“Like others, I was astonished by Premier Campbell's statement that the result of the Initiative vote on September 24, 2011 will be binding on the government if a simple majority of those voting vote to get rid of the HST," said Green Party of BC Leader Jane Sterk. “Greens want to know if the comment was one of Campbell's impulsive off the cuff remarks that will be clarified later to mean something quite different or if this comment reflects a plan to improve the Recall and Initiative Act itself.
“What happens if the government chooses a mail in ballot and only 22% vote as happened with the last mail in referendum? Will the BC Liberal government rescind the HST if 50% plus one of those voters vote to cancel the tax? That would mean that 11% or 361,000 of the potential 3,280,000 eligible voters will determine the result. Is that the commitment the Premier has made? If so, that is substantially lower than the number of signatures collected during the Anti-HST Initiative campaign so why bother with a vote at all.
“The same question would apply to an in person vote. Does the voter turnout matter? In the 2009 election we had 50% voter participation. If Campbell's statement is to be believed, that would mean 820,000 people or half of the 50% who vote would be acceptable. Standalone referendums rarely get 50% participation so the number required would be much lower - again rapidly approaching the results achieved already.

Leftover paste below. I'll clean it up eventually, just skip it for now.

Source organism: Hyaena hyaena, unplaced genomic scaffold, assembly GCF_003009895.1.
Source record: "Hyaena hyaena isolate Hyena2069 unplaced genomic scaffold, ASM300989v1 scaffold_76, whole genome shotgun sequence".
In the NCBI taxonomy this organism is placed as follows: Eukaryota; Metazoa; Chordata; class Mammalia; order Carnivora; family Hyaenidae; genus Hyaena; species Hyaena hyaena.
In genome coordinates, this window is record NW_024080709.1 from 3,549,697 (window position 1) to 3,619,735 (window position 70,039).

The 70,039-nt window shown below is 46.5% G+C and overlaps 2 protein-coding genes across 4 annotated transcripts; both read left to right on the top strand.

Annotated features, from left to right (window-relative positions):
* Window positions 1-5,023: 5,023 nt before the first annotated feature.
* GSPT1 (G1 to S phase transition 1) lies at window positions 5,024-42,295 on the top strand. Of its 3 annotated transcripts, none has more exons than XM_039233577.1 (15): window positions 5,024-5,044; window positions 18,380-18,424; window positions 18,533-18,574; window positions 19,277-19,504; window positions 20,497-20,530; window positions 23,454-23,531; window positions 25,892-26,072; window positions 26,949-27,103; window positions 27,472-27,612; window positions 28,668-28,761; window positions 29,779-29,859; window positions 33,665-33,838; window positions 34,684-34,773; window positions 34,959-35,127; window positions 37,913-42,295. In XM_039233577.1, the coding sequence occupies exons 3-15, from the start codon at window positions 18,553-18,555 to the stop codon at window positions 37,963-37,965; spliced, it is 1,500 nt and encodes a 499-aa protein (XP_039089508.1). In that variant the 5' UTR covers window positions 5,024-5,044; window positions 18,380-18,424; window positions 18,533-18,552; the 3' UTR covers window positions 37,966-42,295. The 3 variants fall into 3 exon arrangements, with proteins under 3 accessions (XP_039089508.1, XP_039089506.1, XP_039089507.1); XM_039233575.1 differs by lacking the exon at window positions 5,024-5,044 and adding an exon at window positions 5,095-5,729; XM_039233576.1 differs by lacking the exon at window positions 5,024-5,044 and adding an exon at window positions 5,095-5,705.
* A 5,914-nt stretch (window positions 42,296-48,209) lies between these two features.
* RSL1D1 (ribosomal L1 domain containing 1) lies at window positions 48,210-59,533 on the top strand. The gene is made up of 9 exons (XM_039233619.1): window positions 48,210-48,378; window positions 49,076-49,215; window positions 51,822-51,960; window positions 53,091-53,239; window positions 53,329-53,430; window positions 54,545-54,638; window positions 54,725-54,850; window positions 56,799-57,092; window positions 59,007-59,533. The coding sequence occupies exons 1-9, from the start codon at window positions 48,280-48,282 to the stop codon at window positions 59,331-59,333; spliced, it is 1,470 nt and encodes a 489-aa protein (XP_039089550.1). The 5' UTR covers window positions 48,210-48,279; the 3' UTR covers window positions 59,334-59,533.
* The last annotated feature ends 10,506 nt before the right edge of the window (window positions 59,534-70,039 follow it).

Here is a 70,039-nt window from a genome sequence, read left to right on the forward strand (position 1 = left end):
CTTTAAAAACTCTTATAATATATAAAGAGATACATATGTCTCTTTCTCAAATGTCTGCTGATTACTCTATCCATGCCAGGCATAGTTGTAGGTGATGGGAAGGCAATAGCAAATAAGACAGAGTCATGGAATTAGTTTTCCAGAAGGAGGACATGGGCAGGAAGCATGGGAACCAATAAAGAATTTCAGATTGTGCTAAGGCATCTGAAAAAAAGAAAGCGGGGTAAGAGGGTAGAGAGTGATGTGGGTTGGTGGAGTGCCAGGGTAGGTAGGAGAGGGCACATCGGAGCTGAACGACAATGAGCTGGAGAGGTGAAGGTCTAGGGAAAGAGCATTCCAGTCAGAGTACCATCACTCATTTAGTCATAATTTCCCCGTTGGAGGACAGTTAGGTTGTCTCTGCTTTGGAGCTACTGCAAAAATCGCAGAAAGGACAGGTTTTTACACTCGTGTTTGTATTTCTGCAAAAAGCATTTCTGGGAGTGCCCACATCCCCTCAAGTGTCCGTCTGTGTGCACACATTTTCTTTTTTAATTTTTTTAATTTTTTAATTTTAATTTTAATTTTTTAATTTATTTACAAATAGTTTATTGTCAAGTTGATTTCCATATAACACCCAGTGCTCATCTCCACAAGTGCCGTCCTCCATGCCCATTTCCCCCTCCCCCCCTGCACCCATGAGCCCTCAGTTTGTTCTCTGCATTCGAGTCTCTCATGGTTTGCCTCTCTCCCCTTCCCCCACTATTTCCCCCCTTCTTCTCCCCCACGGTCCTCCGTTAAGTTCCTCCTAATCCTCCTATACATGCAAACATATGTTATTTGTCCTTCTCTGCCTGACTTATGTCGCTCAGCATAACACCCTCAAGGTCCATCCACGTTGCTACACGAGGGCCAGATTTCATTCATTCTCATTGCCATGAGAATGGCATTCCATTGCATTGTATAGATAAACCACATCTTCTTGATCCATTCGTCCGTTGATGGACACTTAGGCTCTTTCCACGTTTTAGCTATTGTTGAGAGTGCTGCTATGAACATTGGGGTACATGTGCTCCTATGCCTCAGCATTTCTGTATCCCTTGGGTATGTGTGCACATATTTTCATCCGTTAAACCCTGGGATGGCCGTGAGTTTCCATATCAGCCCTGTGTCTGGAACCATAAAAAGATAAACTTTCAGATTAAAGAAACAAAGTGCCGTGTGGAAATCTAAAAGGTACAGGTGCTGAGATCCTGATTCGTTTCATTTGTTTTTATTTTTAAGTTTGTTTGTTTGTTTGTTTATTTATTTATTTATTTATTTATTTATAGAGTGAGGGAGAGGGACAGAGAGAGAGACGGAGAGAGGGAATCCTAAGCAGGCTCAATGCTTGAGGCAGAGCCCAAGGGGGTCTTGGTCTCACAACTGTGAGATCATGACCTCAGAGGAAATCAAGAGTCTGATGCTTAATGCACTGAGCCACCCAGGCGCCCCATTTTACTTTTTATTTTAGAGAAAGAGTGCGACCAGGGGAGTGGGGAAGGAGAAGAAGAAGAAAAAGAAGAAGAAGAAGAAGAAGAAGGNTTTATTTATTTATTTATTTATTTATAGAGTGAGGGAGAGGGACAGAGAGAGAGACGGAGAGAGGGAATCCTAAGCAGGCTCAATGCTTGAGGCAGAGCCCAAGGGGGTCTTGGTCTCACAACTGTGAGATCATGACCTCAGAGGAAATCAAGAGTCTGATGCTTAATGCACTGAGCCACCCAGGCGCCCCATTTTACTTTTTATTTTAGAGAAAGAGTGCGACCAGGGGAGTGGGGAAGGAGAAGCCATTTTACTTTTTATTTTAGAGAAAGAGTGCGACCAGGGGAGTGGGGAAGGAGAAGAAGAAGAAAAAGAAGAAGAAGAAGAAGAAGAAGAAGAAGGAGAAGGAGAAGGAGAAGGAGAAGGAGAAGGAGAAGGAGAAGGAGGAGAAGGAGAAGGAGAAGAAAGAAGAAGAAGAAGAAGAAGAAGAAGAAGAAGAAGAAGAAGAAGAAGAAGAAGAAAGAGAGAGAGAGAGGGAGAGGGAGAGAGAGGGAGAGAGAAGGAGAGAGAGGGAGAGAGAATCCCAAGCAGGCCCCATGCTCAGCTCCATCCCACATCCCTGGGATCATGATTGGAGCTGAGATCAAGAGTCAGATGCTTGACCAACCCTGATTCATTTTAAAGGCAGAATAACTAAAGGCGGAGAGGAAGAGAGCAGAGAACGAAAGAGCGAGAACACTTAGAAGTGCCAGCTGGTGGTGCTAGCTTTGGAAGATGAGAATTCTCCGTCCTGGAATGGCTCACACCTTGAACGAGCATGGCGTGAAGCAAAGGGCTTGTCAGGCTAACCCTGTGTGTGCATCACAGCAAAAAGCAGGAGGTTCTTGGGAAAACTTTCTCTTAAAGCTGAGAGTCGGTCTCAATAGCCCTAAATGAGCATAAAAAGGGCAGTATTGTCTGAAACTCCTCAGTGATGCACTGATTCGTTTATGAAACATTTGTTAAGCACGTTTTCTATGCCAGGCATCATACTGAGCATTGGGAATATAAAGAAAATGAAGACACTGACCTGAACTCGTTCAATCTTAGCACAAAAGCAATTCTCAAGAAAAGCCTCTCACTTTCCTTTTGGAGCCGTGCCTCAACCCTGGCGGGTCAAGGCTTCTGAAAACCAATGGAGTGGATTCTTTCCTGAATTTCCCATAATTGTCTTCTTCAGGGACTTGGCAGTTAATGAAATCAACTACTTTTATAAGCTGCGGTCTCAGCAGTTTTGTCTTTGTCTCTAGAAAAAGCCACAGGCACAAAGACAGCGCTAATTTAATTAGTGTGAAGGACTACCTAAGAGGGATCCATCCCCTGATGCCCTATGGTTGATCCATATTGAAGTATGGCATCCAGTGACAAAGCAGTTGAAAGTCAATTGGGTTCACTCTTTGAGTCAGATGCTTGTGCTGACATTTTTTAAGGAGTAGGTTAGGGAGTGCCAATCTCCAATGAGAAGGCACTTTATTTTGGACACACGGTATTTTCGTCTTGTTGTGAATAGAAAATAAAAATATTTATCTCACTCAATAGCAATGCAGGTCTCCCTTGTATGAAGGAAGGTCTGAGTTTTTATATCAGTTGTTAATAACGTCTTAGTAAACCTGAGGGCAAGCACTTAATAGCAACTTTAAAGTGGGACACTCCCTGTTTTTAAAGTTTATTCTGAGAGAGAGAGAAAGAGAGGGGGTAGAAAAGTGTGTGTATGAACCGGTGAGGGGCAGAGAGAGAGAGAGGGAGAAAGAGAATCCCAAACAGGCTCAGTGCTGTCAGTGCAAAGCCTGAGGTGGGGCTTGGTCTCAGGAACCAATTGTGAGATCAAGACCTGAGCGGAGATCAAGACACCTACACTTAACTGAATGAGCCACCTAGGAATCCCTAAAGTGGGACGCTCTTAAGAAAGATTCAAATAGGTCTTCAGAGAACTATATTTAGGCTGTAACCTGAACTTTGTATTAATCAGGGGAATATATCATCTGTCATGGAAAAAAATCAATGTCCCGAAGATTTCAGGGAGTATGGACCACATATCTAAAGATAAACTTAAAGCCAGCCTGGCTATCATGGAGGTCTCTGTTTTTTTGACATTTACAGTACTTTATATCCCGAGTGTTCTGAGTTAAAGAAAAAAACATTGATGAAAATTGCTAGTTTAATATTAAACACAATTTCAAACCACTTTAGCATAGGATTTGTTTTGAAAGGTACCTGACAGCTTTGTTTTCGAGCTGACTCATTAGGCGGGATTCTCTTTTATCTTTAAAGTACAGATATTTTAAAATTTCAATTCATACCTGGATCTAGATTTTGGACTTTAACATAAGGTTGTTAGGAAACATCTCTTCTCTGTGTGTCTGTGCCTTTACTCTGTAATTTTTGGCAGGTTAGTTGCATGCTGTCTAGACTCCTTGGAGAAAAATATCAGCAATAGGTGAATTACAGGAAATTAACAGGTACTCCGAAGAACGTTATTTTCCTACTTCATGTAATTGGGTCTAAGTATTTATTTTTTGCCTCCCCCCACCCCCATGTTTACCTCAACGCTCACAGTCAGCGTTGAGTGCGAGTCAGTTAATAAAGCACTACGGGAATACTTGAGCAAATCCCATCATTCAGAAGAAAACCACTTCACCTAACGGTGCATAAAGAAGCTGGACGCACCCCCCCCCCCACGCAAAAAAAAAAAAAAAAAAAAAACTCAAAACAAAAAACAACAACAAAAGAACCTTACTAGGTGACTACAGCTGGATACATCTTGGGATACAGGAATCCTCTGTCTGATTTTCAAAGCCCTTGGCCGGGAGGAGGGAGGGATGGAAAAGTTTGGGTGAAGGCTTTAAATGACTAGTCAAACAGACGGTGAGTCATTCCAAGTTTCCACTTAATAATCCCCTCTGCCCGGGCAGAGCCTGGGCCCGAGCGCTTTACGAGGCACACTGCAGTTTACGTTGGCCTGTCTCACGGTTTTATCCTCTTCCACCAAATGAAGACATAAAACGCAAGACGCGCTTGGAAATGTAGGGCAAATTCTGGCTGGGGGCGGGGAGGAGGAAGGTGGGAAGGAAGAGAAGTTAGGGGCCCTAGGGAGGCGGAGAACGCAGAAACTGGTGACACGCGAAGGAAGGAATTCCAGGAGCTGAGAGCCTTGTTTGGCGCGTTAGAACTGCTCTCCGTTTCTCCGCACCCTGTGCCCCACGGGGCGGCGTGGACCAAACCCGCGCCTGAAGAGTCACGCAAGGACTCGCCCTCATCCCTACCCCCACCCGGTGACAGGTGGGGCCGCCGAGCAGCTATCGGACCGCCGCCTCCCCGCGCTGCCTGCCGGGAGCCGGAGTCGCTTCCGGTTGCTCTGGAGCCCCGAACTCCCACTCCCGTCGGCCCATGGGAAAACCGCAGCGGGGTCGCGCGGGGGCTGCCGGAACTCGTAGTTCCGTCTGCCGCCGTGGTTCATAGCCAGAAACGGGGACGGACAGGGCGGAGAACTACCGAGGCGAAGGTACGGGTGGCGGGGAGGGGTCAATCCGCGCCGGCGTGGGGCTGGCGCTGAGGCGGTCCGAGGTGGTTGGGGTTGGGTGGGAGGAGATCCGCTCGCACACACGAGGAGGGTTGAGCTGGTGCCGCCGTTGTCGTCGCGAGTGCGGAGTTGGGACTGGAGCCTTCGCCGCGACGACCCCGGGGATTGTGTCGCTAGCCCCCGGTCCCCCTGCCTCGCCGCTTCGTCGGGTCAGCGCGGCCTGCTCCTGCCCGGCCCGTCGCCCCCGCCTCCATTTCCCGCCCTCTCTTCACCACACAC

“The only way to ensure that British Columbians know the rules of the game is for the Premier to immediately clarify the criteria for success. BC Greens would prefer that this be done through legislation and we think the Premier needs to bring this to the Legislature this fall. We would like to see the bigger question of how to improve the Recall and Initiative Act so it is fair to the government, the opposition and BC's voters.
“We would like to see the Act specify that the Chief Electoral Officer will draft the Initiative question and specify the process by which the vote will take place and the criteria for success. We also need to distinguish between a Referendum and an Initiative. The government could use the opportunity created by the success of the Anti-HST Initiative to set the standards for this particular vote and to make the legislation itself functional so that there is a clear, predictable process for future citizen initiatives.
“Greens regret that the Premier's new found faith in a simple majority was not there is 2005 when the referendum on electoral reform received 58% of the vote. We would not be in this mess today if the 2009 election had been run under a fair voting system instead of one that gave the BC Liberals another false majority with the support of 23% of eligible voters,” concluded Sterk.
This article is a press release from the Green Party of BC.